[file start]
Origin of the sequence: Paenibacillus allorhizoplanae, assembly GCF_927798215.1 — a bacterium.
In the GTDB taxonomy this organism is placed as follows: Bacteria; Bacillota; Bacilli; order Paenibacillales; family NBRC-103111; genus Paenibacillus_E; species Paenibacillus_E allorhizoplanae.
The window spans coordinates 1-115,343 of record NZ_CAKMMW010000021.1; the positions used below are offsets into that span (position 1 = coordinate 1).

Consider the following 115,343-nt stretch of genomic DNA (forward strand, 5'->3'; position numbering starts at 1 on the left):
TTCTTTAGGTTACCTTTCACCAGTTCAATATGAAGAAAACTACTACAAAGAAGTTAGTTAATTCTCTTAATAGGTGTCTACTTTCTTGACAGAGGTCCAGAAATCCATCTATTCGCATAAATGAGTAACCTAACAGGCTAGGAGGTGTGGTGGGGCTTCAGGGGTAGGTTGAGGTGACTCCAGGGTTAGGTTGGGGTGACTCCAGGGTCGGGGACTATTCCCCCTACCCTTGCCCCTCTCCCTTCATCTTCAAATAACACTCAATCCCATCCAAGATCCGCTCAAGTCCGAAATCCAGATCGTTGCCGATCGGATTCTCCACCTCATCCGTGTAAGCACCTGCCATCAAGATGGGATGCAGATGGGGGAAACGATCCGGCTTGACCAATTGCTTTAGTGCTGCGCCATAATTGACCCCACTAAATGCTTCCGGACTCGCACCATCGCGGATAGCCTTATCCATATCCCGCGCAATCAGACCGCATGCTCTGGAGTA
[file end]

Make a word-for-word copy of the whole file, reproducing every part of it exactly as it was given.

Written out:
Origin of the sequence: Paenibacillus allorhizoplanae, assembly GCF_927798215.1 — a bacterium.
In the GTDB taxonomy this organism is placed as follows: Bacteria; Bacillota; Bacilli; order Paenibacillales; family NBRC-103111; genus Paenibacillus_E; species Paenibacillus_E allorhizoplanae.
The window spans coordinates 1-115,343 of record NZ_CAKMMW010000021.1; the positions used below are offsets into that span (position 1 = coordinate 1).

Consider the following 115,343-nt stretch of genomic DNA (forward strand, 5'->3'; position numbering starts at 1 on the left):
TTCTTTAGGTTACCTTTCACCAGTTCAATATGAAGAAAACTACTACAAAGAAGTTAGTTAATTCTCTTAATAGGTGTCTACTTTCTTGACAGAGGTCCAGAAATCCATCTATTCGCATAAATGAGTAACCTAACAGGCTAGGAGGTGTGGTGGGGCTTCAGGGGTAGGTTGAGGTGACTCCAGGGTTAGGTTGGGGTGACTCCAGGGTCGGGGACTATTCCCCCTACCCTTGCCCCTCTCCCTTCATCTTCAAATAACACTCAATCCCATCCAAGATCCGCTCAAGTCCGAAATCCAGATCGTTGCCGATCGGATTCTCCACCTCATCCGTGTAAGCACCTGCCATCAAGATGGGATGCAGATGGGGGAAACGATCCGGCTTGACCAATTGCTTTAGTGCTGCGCCATAATTGACCCCACTAAATGCTTCCGGACTCGCACCATCGCGGATAGCCTTATCCATATCCCGCGCAATCAGACCGCATGCTCTGGAGTA